One of the biggest decisions you will have to make when remodeling your bathroom is the type of countertop you plan to use. Bathroom counters suffer from daily abuse, with hot curling irons, makeup, shaving utensils and other items that can easily damage the surface. Before you decide on a particular type of countertop, it is important to understand the differences between them.

Cultured Marble

One popular option for bathroom countertops is cultured marble. They are bright, white counters that are often shown in home improvement stores as well as on many vanities that are pre-constructed. Cultured marble counters are created by mixing marble dust with resin that creates an extremely durable surface. The counters require no maintenance and resist staining. You can even find cultured counters in granite and other stones. They are available in a wide-range of colors and pair well with both modern or classic bathroom styles.

Natural Stone

Instead of cultured stone, you can opt for natural stone countertops in your bathroom. Natural stone, such as granite or marble, are cut from large slabs and are the same types of counters used in kitchens. No two natural stone slabs are the same which means your bathroom will have a more unique counter than found in the one-size-fits-all cultured countertop options. Since bathroom counters are usually small, you may be able to find a remnant that may even cost less than cultured stone. It is important to know that marble and granite are susceptible to staining from some chemicals. Sealing them can help protect the surface, but it must be done regularly.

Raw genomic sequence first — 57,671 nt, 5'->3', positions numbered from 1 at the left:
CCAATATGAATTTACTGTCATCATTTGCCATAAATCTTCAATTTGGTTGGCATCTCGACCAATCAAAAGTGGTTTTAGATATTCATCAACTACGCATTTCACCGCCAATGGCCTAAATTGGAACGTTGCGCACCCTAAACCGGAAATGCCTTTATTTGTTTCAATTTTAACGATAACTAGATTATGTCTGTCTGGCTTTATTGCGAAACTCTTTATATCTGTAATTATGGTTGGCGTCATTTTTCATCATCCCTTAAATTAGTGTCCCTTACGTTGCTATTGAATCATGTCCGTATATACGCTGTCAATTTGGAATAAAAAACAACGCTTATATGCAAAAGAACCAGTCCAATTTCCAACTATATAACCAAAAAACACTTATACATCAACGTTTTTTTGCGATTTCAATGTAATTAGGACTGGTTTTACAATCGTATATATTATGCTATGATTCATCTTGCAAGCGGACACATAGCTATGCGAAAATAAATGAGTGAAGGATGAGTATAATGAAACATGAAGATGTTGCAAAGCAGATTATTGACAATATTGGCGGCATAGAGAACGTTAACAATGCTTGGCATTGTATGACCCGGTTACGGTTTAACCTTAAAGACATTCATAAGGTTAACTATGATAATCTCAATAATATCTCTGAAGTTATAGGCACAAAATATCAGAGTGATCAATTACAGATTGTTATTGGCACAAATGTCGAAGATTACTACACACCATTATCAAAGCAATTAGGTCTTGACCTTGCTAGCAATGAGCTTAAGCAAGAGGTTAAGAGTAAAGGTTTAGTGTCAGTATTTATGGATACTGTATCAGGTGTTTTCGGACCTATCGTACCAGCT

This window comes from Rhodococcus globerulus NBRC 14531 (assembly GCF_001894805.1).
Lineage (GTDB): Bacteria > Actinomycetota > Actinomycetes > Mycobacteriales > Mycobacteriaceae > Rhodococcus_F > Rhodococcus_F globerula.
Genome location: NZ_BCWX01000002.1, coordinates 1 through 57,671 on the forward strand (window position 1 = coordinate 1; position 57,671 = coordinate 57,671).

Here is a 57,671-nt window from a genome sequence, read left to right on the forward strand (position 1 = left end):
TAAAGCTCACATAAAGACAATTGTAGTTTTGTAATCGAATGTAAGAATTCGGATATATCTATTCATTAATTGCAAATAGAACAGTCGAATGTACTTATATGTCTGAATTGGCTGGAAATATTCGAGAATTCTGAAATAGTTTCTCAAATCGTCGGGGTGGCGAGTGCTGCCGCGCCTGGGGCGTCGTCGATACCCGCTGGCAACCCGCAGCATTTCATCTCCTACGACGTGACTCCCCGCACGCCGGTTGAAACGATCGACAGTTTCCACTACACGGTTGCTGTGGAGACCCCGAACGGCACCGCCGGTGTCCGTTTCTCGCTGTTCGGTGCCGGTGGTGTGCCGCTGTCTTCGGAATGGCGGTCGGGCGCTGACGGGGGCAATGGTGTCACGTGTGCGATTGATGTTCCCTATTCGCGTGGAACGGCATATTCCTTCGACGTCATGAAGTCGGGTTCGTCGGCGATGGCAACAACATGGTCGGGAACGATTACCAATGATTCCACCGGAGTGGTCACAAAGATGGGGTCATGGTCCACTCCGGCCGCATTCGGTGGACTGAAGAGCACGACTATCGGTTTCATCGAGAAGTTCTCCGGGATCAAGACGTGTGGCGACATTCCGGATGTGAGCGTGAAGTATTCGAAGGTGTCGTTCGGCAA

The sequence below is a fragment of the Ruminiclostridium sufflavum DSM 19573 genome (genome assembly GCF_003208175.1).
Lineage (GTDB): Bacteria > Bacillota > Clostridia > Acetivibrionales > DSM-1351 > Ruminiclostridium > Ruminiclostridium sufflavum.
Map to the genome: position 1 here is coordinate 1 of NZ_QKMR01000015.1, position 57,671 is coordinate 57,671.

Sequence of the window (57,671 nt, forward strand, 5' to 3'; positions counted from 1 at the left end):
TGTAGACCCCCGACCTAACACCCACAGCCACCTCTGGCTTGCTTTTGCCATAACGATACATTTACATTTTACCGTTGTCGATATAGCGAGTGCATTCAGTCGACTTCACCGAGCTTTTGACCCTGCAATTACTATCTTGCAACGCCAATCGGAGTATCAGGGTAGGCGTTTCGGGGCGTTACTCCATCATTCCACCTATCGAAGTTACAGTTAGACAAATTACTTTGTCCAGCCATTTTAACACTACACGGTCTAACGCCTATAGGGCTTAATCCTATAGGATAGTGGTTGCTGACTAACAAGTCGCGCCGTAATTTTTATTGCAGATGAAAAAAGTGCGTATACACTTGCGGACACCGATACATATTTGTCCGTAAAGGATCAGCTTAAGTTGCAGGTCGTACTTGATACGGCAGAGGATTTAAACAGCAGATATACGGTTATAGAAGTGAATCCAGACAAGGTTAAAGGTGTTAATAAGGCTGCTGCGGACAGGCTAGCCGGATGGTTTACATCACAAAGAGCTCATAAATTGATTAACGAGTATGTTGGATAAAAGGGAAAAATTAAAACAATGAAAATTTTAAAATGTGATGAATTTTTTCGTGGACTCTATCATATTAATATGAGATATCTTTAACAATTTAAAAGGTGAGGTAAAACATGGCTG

Another popular option for bathroom countertops is tile. Most homeowners choose ceramic tile as it is one of the most affordable and readily available. Because tile requires more maintenance than other types of countertop, it is recommended for small spaces. Another benefit to tile is that you don’t necessarily need to hire a professional if you have just a few DIY skills.

Other options for bathroom counters are soapstone, sandstone or slate, but these stones need regular sealing. Soapstone, which is much softer than other types of stone, is resistant to liquid damage, however. If you need suggestions for your bathroom counter, contact us today by filling out the easy online form or give us a call. Our talented customer service staff can help you choose the stone countertops that will work best for you and your family.

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